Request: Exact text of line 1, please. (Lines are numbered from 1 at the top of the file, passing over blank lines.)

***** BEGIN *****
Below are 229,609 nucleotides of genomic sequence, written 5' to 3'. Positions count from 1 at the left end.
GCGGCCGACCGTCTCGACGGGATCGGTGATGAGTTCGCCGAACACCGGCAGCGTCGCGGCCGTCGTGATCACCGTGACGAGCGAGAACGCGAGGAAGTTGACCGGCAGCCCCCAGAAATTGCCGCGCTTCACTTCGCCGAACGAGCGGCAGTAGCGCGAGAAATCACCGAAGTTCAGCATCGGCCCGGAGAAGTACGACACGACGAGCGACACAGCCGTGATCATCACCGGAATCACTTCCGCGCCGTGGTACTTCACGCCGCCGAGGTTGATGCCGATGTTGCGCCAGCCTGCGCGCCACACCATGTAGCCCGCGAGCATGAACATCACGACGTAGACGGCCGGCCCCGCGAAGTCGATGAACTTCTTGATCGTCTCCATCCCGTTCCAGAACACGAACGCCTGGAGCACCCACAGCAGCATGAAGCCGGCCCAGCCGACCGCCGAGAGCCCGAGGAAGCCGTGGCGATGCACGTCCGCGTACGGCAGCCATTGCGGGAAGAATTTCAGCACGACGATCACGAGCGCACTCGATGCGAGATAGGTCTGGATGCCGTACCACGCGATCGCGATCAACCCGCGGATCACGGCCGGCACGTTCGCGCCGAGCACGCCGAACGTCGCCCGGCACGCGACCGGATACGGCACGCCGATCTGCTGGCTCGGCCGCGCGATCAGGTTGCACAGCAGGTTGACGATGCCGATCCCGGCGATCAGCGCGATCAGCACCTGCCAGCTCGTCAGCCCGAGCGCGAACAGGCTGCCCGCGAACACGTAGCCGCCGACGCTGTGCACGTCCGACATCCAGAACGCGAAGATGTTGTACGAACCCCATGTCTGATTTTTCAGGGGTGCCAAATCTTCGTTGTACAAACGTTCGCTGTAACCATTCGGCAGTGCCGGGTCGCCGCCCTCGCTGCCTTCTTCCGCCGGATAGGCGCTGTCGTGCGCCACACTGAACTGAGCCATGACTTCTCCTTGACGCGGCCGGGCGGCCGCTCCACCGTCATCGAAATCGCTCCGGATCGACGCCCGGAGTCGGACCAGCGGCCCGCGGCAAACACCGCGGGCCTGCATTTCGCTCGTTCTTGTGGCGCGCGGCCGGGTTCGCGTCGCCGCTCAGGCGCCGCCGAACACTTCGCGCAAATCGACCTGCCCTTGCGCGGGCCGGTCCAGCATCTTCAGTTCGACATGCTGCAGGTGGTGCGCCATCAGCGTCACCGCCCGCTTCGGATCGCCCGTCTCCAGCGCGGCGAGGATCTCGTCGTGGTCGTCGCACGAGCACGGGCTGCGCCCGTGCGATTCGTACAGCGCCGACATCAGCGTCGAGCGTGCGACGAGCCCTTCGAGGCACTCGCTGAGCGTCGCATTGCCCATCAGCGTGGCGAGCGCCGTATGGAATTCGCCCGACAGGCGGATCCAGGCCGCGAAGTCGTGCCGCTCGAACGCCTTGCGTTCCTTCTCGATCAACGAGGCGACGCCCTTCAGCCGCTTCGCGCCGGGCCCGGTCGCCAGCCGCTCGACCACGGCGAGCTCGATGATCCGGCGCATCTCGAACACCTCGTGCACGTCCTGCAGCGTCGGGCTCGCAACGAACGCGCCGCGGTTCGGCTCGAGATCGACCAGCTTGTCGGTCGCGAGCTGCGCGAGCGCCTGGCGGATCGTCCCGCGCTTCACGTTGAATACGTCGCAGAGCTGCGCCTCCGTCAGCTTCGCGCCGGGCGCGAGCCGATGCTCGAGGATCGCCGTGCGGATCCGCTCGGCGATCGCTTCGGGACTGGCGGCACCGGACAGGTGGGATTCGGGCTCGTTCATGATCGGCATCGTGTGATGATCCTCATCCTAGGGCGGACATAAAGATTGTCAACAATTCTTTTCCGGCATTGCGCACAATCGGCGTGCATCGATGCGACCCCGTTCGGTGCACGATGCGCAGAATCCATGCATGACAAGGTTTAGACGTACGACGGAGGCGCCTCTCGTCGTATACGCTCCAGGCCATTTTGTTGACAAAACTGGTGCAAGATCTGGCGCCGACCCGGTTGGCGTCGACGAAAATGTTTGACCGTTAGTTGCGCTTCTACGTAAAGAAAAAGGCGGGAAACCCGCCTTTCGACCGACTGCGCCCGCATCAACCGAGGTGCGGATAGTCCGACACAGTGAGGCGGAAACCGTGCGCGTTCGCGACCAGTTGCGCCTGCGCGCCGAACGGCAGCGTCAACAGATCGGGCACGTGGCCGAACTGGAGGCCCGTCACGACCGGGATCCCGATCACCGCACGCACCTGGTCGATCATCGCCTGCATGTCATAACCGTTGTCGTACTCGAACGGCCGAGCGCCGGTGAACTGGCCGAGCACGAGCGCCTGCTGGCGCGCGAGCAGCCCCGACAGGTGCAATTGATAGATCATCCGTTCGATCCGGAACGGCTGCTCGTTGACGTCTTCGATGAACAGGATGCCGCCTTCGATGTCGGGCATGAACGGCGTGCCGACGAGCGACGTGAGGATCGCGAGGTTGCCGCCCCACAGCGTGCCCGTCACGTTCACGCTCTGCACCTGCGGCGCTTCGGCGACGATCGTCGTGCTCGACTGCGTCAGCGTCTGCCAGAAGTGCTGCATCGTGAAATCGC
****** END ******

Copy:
Below are 229,609 nucleotides of genomic sequence, written 5' to 3'. Positions count from 1 at the left end.